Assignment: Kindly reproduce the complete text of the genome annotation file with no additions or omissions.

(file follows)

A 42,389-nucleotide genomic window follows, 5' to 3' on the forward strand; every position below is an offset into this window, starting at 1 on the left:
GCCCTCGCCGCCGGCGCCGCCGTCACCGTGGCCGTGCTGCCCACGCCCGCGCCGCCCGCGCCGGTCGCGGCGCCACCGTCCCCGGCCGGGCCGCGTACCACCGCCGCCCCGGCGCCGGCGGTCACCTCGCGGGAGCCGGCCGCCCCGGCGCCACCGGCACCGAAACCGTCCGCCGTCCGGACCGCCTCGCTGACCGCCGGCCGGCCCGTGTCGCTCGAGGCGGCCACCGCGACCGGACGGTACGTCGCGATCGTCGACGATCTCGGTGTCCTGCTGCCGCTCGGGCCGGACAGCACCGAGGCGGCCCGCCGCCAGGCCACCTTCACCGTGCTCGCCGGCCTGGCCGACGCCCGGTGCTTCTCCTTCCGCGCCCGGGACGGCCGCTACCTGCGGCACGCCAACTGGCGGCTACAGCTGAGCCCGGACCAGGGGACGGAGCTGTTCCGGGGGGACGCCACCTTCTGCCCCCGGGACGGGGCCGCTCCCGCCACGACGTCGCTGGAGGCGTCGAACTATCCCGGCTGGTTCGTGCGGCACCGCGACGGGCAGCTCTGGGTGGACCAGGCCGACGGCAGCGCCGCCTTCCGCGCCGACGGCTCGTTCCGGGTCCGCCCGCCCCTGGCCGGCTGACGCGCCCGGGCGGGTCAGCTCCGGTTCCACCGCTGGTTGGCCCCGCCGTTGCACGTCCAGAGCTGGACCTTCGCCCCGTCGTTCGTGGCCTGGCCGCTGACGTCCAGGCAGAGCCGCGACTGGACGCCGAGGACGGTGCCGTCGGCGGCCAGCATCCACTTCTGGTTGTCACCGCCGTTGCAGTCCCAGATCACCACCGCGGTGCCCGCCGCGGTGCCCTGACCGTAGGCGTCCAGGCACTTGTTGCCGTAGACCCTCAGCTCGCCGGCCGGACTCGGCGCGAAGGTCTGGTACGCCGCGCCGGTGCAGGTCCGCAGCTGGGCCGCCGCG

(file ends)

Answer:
A 42,389-nucleotide genomic window follows, 5' to 3' on the forward strand; every position below is an offset into this window, starting at 1 on the left:
GCCCTCGCCGCCGGCGCCGCCGTCACCGTGGCCGTGCTGCCCACGCCCGCGCCGCCCGCGCCGGTCGCGGCGCCACCGTCCCCGGCCGGGCCGCGTACCACCGCCGCCCCGGCGCCGGCGGTCACCTCGCGGGAGCCGGCCGCCCCGGCGCCACCGGCACCGAAACCGTCCGCCGTCCGGACCGCCTCGCTGACCGCCGGCCGGCCCGTGTCGCTCGAGGCGGCCACCGCGACCGGACGGTACGTCGCGATCGTCGACGATCTCGGTGTCCTGCTGCCGCTCGGGCCGGACAGCACCGAGGCGGCCCGCCGCCAGGCCACCTTCACCGTGCTCGCCGGCCTGGCCGACGCCCGGTGCTTCTCCTTCCGCGCCCGGGACGGCCGCTACCTGCGGCACGCCAACTGGCGGCTACAGCTGAGCCCGGACCAGGGGACGGAGCTGTTCCGGGGGGACGCCACCTTCTGCCCCCGGGACGGGGCCGCTCCCGCCACGACGTCGCTGGAGGCGTCGAACTATCCCGGCTGGTTCGTGCGGCACCGCGACGGGCAGCTCTGGGTGGACCAGGCCGACGGCAGCGCCGCCTTCCGCGCCGACGGCTCGTTCCGGGTCCGCCCGCCCCTGGCCGGCTGACGCGCCCGGGCGGGTCAGCTCCGGTTCCACCGCTGGTTGGCCCCGCCGTTGCACGTCCAGAGCTGGACCTTCGCCCCGTCGTTCGTGGCCTGGCCGCTGACGTCCAGGCAGAGCCGCGACTGGACGCCGAGGACGGTGCCGTCGGCGGCCAGCATCCACTTCTGGTTGTCACCGCCGTTGCAGTCCCAGATCACCACCGCGGTGCCCGCCGCGGTGCCCTGACCGTAGGCGTCCAGGCACTTGTTGCCGTAGACCCTCAGCTCGCCGGCCGGACTCGGCGCGAAGGTCTGGTACGCCGCGCCGGTGCAGGTCCGCAGCTGGGCCGCCGCG